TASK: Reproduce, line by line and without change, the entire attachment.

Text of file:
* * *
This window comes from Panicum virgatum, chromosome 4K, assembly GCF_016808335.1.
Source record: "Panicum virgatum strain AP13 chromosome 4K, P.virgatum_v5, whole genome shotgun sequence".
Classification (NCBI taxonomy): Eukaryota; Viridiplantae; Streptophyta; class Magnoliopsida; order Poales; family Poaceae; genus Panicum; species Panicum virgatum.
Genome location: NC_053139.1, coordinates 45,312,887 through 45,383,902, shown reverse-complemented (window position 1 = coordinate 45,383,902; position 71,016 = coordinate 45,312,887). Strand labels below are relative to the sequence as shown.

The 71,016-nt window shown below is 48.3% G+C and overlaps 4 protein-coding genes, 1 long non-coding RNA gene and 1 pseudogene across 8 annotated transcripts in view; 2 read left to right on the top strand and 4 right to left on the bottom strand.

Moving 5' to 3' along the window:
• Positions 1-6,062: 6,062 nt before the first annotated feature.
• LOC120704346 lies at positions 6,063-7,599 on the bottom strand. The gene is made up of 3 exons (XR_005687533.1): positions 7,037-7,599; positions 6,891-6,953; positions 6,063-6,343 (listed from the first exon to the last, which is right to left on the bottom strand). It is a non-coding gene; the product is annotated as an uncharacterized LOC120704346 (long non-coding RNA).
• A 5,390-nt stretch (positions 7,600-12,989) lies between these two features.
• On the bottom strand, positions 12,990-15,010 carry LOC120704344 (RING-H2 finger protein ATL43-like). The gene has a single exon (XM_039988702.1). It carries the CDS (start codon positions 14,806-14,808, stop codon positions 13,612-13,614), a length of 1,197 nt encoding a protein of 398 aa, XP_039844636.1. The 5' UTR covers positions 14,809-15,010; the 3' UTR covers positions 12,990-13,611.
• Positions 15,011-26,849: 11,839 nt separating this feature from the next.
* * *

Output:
This window comes from Panicum virgatum, chromosome 4K, assembly GCF_016808335.1.
Source record: "Panicum virgatum strain AP13 chromosome 4K, P.virgatum_v5, whole genome shotgun sequence".
Classification (NCBI taxonomy): Eukaryota; Viridiplantae; Streptophyta; class Magnoliopsida; order Poales; family Poaceae; genus Panicum; species Panicum virgatum.
Genome location: NC_053139.1, coordinates 45,312,887 through 45,383,902, shown reverse-complemented (window position 1 = coordinate 45,383,902; position 71,016 = coordinate 45,312,887). Strand labels below are relative to the sequence as shown.

The 71,016-nt window shown below is 48.3% G+C and overlaps 4 protein-coding genes, 1 long non-coding RNA gene and 1 pseudogene across 8 annotated transcripts in view; 2 read left to right on the top strand and 4 right to left on the bottom strand.

Moving 5' to 3' along the window:
• Positions 1-6,062: 6,062 nt before the first annotated feature.
• LOC120704346 lies at positions 6,063-7,599 on the bottom strand. The gene is made up of 3 exons (XR_005687533.1): positions 7,037-7,599; positions 6,891-6,953; positions 6,063-6,343 (listed from the first exon to the last, which is right to left on the bottom strand). It is a non-coding gene; the product is annotated as an uncharacterized LOC120704346 (long non-coding RNA).
• A 5,390-nt stretch (positions 7,600-12,989) lies between these two features.
• On the bottom strand, positions 12,990-15,010 carry LOC120704344 (RING-H2 finger protein ATL43-like). The gene has a single exon (XM_039988702.1). It carries the CDS (start codon positions 14,806-14,808, stop codon positions 13,612-13,614), a length of 1,197 nt encoding a protein of 398 aa, XP_039844636.1. The 5' UTR covers positions 14,809-15,010; the 3' UTR covers positions 12,990-13,611.
• Positions 15,011-26,849: 11,839 nt separating this feature from the next.